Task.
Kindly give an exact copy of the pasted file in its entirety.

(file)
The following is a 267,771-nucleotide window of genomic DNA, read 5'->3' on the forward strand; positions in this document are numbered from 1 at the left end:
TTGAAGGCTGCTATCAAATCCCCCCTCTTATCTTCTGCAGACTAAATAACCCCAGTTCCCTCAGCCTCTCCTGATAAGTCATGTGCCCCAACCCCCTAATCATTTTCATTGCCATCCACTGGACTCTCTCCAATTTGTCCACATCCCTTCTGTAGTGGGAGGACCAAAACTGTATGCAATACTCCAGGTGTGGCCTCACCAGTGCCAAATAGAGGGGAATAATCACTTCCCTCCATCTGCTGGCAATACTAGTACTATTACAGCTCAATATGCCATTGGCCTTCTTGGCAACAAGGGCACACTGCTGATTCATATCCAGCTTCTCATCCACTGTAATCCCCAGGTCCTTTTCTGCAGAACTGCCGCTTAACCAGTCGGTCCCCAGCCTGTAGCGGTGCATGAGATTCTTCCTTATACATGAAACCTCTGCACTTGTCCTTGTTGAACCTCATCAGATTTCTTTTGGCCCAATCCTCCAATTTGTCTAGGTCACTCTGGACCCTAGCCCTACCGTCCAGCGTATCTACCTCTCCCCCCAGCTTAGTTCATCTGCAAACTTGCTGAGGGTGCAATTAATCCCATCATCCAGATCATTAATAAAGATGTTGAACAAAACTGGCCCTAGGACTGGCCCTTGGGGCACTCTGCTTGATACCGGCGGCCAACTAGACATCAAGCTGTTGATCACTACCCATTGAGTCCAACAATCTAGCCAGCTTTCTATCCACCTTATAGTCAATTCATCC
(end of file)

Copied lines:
The following is a 267,771-nucleotide window of genomic DNA, read 5'->3' on the forward strand; positions in this document are numbered from 1 at the left end:
TTGAAGGCTGCTATCAAATCCCCCCTCTTATCTTCTGCAGACTAAATAACCCCAGTTCCCTCAGCCTCTCCTGATAAGTCATGTGCCCCAACCCCCTAATCATTTTCATTGCCATCCACTGGACTCTCTCCAATTTGTCCACATCCCTTCTGTAGTGGGAGGACCAAAACTGTATGCAATACTCCAGGTGTGGCCTCACCAGTGCCAAATAGAGGGGAATAATCACTTCCCTCCATCTGCTGGCAATACTAGTACTATTACAGCTCAATATGCCATTGGCCTTCTTGGCAACAAGGGCACACTGCTGATTCATATCCAGCTTCTCATCCACTGTAATCCCCAGGTCCTTTTCTGCAGAACTGCCGCTTAACCAGTCGGTCCCCAGCCTGTAGCGGTGCATGAGATTCTTCCTTATACATGAAACCTCTGCACTTGTCCTTGTTGAACCTCATCAGATTTCTTTTGGCCCAATCCTCCAATTTGTCTAGGTCACTCTGGACCCTAGCCCTACCGTCCAGCGTATCTACCTCTCCCCCCAGCTTAGTTCATCTGCAAACTTGCTGAGGGTGCAATTAATCCCATCATCCAGATCATTAATAAAGATGTTGAACAAAACTGGCCCTAGGACTGGCCCTTGGGGCACTCTGCTTGATACCGGCGGCCAACTAGACATCAAGCTGTTGATCACTACCCATTGAGTCCAACAATCTAGCCAGCTTTCTATCCACCTTATAGTCAATTCATCC